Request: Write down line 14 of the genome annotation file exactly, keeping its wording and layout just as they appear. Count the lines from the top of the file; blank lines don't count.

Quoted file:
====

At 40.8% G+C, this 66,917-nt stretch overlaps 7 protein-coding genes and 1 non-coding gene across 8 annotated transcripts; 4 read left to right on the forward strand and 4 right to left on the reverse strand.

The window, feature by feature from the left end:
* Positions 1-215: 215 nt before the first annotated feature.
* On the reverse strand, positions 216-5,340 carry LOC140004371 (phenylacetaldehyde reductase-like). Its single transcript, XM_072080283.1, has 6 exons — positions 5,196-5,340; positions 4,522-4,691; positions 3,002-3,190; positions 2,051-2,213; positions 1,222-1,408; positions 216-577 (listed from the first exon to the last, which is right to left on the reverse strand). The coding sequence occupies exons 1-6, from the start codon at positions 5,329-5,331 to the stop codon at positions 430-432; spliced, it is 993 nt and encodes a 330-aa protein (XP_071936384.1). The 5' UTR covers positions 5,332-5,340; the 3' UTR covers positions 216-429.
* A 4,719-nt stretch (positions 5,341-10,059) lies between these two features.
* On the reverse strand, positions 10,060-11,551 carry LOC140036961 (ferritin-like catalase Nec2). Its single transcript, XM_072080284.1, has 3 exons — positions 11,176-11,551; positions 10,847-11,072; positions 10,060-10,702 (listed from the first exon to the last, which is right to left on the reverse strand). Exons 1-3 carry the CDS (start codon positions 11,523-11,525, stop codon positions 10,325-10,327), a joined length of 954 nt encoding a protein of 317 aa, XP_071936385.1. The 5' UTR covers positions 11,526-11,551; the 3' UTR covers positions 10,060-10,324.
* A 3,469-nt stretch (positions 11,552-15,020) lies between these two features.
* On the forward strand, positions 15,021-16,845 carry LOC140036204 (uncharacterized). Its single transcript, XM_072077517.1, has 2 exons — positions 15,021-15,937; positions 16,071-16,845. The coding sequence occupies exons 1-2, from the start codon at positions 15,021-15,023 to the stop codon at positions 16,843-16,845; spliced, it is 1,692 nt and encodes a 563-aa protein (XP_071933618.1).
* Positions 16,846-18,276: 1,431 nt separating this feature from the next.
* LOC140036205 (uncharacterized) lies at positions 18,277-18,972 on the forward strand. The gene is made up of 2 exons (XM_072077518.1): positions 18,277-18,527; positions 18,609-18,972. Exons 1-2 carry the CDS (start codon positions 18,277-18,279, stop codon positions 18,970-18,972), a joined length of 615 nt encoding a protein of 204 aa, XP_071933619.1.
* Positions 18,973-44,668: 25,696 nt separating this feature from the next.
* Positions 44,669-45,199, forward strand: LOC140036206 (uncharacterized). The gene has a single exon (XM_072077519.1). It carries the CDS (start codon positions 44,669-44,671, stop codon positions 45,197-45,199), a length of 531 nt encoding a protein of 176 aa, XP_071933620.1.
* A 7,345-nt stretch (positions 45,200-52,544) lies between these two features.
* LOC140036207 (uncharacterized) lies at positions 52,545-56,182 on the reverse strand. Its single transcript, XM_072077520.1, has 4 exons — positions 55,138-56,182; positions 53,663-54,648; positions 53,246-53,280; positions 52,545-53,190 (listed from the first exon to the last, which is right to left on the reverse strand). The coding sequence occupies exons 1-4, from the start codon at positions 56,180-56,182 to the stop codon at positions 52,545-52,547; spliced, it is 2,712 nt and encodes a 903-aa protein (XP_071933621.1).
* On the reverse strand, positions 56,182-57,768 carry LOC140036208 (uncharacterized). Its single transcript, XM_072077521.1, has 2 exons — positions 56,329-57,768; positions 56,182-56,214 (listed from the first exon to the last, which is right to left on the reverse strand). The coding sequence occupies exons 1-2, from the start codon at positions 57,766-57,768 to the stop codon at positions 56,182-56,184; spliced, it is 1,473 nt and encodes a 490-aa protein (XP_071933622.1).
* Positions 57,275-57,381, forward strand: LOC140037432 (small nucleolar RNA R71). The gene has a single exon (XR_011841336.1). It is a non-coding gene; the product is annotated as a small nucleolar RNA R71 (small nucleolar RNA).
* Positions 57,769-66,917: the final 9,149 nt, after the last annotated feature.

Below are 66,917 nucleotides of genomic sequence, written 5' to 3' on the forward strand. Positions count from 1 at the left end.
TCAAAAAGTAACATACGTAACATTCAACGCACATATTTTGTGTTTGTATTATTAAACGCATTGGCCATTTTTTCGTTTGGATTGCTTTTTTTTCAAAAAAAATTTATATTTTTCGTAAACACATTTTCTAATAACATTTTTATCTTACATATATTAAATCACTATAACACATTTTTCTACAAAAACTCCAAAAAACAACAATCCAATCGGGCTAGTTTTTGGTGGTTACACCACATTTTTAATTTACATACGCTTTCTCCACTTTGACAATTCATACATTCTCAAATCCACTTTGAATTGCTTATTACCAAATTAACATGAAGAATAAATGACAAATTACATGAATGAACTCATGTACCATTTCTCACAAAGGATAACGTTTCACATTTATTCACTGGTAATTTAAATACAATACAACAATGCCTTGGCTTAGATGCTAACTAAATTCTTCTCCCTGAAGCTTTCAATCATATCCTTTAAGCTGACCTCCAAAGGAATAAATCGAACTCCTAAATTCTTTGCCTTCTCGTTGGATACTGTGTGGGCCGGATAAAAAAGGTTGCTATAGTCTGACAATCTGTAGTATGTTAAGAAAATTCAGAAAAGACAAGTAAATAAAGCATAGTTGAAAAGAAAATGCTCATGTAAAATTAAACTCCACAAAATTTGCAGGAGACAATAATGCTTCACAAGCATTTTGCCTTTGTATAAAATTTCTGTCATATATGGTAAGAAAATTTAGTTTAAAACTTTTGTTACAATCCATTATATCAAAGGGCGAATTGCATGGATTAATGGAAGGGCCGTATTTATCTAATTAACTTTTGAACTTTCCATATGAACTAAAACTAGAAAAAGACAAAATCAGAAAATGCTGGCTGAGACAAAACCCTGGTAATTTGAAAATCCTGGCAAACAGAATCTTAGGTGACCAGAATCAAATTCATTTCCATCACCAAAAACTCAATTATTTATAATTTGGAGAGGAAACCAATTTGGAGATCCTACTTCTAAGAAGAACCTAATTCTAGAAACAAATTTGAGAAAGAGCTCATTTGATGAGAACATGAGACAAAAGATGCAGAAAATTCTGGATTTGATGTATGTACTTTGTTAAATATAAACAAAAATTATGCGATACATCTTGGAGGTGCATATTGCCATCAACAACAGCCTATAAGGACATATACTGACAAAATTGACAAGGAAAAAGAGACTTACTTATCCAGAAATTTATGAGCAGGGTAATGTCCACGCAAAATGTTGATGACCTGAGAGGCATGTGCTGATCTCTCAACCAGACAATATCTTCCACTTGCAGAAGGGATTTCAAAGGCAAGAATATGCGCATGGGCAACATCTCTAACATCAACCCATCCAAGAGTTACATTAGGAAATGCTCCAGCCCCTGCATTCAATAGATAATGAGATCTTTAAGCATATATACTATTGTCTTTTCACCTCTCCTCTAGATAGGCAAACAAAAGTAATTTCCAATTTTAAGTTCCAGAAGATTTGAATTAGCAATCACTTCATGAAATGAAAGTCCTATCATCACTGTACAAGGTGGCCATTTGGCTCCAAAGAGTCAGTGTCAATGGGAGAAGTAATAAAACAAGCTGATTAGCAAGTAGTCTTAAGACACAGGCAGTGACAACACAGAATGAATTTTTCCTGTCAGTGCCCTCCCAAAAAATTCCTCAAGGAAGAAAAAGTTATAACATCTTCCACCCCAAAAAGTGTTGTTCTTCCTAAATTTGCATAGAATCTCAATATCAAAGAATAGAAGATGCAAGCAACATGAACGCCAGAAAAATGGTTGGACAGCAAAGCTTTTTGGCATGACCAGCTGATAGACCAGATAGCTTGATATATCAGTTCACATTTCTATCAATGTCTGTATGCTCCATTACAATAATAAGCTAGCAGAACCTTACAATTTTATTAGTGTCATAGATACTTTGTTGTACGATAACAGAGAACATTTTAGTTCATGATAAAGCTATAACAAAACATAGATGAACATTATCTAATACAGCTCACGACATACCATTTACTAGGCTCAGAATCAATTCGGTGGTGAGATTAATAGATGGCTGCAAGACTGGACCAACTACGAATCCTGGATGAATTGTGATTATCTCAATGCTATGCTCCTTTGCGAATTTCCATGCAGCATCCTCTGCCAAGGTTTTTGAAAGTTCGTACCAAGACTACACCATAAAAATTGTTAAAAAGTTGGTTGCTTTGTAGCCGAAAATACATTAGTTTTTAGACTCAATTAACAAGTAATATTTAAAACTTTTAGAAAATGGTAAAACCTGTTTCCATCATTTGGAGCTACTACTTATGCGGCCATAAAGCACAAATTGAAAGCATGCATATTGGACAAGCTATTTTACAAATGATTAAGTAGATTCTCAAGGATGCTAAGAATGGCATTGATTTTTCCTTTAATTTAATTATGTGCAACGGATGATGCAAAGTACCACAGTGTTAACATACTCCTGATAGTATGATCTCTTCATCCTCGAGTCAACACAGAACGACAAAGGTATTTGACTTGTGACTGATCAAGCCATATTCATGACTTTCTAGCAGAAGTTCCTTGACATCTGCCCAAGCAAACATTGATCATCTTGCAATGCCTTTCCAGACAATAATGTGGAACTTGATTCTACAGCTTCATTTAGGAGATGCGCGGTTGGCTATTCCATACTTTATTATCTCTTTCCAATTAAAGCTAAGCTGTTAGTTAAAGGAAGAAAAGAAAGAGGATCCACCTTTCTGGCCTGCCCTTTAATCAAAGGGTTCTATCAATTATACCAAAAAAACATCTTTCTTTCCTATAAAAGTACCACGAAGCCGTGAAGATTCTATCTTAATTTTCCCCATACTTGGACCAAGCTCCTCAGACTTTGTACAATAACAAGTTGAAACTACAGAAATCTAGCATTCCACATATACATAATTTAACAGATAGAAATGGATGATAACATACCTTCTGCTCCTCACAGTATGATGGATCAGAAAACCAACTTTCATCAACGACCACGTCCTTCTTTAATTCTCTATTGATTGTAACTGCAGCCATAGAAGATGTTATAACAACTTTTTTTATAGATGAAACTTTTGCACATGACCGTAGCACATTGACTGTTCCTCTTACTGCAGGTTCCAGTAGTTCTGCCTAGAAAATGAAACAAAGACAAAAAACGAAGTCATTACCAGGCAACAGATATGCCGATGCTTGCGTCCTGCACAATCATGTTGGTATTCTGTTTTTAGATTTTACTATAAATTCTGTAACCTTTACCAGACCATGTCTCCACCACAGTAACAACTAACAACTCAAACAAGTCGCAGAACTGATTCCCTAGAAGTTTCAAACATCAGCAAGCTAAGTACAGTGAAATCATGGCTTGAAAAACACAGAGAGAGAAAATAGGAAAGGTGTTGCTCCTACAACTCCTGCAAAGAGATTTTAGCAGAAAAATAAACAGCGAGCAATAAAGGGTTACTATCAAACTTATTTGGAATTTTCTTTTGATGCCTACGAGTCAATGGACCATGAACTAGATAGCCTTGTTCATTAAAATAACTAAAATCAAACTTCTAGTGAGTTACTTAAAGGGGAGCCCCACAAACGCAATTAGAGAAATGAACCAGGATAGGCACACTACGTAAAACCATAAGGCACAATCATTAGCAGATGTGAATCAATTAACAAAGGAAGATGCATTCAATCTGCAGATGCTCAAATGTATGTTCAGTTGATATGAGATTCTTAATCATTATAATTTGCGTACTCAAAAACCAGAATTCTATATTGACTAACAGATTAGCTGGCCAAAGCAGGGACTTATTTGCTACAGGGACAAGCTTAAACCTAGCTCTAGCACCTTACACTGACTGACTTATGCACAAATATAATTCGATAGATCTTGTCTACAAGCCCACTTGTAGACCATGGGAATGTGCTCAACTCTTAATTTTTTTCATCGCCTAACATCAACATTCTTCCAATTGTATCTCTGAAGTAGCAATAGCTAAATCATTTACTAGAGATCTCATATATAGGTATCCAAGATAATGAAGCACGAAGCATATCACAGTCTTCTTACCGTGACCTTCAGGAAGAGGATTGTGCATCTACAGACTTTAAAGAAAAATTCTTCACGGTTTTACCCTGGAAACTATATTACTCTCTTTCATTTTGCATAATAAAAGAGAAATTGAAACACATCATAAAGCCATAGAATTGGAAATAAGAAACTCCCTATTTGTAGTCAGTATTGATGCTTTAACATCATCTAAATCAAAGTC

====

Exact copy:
* LOC140036207 (uncharacterized) lies at positions 52,545-56,182 on the reverse strand. Its single transcript, XM_072077520.1, has 4 exons — positions 55,138-56,182; positions 53,663-54,648; positions 53,246-53,280; positions 52,545-53,190 (listed from the first exon to the last, which is right to left on the reverse strand). The coding sequence occupies exons 1-4, from the start codon at positions 56,180-56,182 to the stop codon at positions 52,545-52,547; spliced, it is 2,712 nt and encodes a 903-aa protein (XP_071933621.1).